Plans have been revealed for an annual three-day stage race in Yorkshire to be organised by ASO as a lasting sporting legacy event for Yorkshire hosting the Grand Départ of this year’s 101st edition of the Tour de France – with the first edition currently scheduled to take place in May 2015.
Writing in the Guardian, Will Fotheringham says that ASO, Welcome to Yorkshire and British Cycling have already held discussions regarding the new race and that further talks are due to take place.
Christian Prudhomme of ASO, a frequent visitor to Yorkshire both during the bidding process and afterwards, said: "We want to do something. We want something to remain after the Grand Départ has happened."
According to the Guardian, earlier plans to either run a stage race in Yorkshire this year or move the Critérium International there in 2015 were ruled out – the former due to time constraints, the latter because its March date wasn’t suitable for Yorkshire’s weather at that time of year.
As a result, mid-May looks the likeliest time to put the race on – a time of year when it would certainly coincide with the Giro d’Italia. Outside the WorldTour, the Tour of California and Vuelta a Castilla y Leon also currently take place in the middle of the month.
The opening two days of this year’s Tour see an opening stage from Leeds to Harrogate followed one from York to Sheffield – the race then heads to France via a stage from Cambridge to London – but Welcome to Yorkshire’s Gary Verity wants other parts of the region to play host to top-level cycling.
"We will look to spread the event around Yorkshire so that places that haven't received the Tour this year will get the benefit,” he said.
"It will be the same UCI ranking as the Critérium International [which is on the UCI Europe Tour and is categorised 2.HC], and with ASO involved the quality of the riders and teams will be of the highest standard."
The Guardian says that Verity envisages that the Friday of the race would have a time trial followed by a short road stage, with two longer road stages on the Saturday and Sunday.
British Cycling’s cycle sport and membership director, Jonny Clay confirmed to the newspaper that it has been involved in discussions, but said: "We need to be assured that all new international event applications meet a number of criteria.
"They include legacy and sustainability so we're not just looking for events which are successful in the short term but over many years and with obvious benefits to the wider cycling community."
Meanwhile Prudhomme has confirmed that the success of British cyclists at the Tour de France – and in particular, Sir Bradley Wiggins’ victory in 2012, the first by a rider from these shores – was instrumental in the decision to award the Grand Départ to Yorkshire, as was the growth in cycling in Britain.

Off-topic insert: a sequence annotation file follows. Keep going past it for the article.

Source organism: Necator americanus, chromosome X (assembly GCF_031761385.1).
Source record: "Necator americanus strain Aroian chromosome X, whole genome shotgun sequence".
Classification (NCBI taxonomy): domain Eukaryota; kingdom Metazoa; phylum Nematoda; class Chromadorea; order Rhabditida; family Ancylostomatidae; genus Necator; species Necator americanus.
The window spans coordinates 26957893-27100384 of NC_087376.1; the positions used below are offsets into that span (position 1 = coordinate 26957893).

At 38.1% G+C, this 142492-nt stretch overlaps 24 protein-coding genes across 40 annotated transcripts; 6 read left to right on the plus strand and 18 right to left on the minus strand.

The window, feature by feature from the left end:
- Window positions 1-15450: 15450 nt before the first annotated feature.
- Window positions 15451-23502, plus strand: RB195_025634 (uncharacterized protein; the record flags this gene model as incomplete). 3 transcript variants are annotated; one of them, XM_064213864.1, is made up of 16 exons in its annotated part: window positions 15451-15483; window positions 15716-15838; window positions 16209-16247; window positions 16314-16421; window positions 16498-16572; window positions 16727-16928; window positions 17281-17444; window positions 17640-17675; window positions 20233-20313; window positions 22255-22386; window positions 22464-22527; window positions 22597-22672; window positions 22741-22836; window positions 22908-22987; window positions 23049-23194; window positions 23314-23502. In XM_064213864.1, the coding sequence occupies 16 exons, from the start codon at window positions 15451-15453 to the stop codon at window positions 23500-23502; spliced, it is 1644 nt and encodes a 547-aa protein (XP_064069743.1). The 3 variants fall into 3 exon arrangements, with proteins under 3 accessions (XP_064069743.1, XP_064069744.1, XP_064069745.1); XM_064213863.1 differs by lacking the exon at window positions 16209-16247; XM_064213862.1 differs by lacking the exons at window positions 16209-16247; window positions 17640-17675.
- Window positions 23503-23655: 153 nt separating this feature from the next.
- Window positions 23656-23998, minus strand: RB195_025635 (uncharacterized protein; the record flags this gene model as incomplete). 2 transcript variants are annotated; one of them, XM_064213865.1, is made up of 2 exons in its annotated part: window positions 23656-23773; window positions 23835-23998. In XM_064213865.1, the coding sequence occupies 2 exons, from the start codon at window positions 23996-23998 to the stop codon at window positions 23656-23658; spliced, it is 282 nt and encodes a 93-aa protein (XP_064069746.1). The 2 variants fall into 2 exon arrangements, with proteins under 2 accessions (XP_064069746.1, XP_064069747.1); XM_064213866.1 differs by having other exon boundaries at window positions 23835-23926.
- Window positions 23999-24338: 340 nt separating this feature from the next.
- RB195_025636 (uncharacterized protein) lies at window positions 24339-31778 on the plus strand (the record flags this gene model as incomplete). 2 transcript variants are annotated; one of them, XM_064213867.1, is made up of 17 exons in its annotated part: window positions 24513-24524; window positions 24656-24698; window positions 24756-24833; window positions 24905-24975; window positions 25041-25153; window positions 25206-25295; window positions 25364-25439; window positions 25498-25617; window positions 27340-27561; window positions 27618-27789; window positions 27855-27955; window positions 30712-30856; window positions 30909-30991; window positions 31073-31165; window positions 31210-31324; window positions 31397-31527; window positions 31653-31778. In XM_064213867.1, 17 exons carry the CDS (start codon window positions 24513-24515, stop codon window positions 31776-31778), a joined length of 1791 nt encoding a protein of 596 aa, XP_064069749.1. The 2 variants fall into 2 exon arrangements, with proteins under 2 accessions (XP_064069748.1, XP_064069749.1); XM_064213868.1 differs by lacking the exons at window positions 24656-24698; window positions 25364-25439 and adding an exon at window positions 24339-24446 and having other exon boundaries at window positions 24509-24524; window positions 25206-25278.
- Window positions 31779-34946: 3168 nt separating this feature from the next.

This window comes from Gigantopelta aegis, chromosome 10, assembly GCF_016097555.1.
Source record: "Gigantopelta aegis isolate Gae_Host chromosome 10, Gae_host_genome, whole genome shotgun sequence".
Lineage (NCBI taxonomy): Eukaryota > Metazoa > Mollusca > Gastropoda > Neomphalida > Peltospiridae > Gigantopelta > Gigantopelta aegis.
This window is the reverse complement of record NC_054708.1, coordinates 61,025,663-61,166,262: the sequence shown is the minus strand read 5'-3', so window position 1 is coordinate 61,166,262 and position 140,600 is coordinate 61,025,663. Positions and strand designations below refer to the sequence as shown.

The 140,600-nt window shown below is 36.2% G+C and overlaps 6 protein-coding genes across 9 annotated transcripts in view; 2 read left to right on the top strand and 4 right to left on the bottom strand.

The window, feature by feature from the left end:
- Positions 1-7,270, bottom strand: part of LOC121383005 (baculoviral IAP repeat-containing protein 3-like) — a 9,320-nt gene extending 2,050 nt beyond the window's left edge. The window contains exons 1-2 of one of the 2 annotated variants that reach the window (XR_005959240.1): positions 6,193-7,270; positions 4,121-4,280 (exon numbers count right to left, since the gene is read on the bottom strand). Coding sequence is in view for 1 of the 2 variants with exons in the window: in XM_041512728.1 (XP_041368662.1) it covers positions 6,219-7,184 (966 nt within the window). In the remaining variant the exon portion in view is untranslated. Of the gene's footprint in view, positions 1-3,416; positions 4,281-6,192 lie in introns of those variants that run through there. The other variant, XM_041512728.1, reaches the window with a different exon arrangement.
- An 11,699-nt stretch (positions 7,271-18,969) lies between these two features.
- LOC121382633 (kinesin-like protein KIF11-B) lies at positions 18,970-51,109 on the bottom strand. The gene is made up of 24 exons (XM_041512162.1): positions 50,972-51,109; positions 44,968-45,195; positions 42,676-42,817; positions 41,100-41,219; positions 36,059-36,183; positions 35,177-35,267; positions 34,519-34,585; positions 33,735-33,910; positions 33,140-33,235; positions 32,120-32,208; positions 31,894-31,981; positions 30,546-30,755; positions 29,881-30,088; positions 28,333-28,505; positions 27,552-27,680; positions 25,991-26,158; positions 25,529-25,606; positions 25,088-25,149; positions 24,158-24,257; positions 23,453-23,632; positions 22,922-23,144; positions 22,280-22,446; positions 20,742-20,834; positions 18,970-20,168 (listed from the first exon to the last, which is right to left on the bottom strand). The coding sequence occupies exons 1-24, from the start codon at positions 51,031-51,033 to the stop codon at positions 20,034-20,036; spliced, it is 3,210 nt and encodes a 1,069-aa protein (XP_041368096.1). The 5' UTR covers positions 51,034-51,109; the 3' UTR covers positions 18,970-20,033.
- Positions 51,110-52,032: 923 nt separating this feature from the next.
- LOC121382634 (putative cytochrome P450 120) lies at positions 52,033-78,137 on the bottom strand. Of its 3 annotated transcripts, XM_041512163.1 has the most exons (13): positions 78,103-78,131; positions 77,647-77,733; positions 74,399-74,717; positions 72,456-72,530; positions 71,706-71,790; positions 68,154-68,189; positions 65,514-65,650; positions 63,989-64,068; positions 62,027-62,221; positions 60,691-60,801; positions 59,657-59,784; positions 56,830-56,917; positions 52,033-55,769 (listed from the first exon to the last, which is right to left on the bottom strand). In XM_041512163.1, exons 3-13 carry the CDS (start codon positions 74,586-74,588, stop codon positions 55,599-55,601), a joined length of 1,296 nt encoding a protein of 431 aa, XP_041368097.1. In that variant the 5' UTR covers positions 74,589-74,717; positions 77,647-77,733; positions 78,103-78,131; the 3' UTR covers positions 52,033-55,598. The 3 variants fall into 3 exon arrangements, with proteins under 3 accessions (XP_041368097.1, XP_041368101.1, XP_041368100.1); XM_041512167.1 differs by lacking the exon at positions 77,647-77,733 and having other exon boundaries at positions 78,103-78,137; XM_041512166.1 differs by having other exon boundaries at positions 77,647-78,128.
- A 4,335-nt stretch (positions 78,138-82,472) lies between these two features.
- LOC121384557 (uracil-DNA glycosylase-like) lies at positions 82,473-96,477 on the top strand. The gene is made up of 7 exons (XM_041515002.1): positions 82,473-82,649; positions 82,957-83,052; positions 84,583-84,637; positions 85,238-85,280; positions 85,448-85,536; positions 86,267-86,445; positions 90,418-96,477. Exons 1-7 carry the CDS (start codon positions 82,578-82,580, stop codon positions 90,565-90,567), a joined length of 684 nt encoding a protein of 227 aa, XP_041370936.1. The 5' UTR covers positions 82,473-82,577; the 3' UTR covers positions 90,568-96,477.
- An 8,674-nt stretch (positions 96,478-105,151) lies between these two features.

He said that Florence was the original frontrunner, but Yorkshire also had to see off a Scottish-led bid, backed by British Cycling, that originally envisaged the Tour starting in Edinburgh and remaining north of the border but subsequently extended to an itinerary that would also have taken in England and Wales.
"London in 2007 was my first year at the head of the Tour," Prudhomme explained. "The popular fervour, the enthusiasm, were incredible.
“But it was another world compared to the Grand Départ in Yorkshire. Bradley Wiggins was a great track rider but didn't have the palmarès that he has now; Mark Cavendish was riding his first Tour and had not even won the first of his 25 stages and Chris Froome was still in Africa. It was another era.
"In London in 2007 we said we would come back to England, for certain, but we thought it would be London. In my head it was going to happen 10 years later, and that was the direction we were moving when we had the bid from Yorkshire – what changed the game was the exceptional success of British cyclists on the road.
"Before [the 2012 edition of] Paris-Nice Florence had the edge over Yorkshire for 2014, but then Brad won the Dauphiné and the Tour and the London Olympic Games were a magnificent high point.
"Between March and August 2012 we said we would have to come to England as soon as possible after a British rider won the Tour, and there were four stages in the process – Paris-Nice, Dauphiné, the Tour, the Olympics. That's why we went for Yorkshire over Florence.
“For Yorkshire to win ahead of Florence is no small thing. Florence is one of the most beautiful cities in the world, a really exceptional place, and the Tour has never started from Italy. I could cite other cities but those were the two finalists – the success of the British cyclists tipped the balance."
Last year, ASO was among the companies looking to take over the organisation of the Tour of Britain when British Cycling, which owns the race, put it out to tender, but the event will continue to be organised by SweetSpot, which has done so since it was relaunched in 2004.
SweetSpot, together with the company behind the London Marathon, also launched the inaugural Prudential RideLondon Olympic legacy event last August, which included the Prudential RideLondon-Surrey Classic race as its showpiece, loosely based around the London 2012 road race route.
The Surrey-based company is also launching the Women’s Tour stage race, which will be played out in Northamptonshire, Bedfordshire, Suffolk, Essex and Hertfordshire this May.
Born in Scotland, Simon moved to London aged seven and now lives in the Oxfordshire Cotswolds with his miniature schnauzer, Elodie. He fell in love with cycling one Saturday morning in 1994 while living in Italy when Milan-San Remo went past his front door. A daily cycle commuter in London back before riding to work started to boom, he's been news editor at road.cc since 2009. Handily for work, he speaks French and Italian. He doesn't get to ride his Colnago as often as he'd like, and freely admits he's much more adept at cooking than fettling with bikes.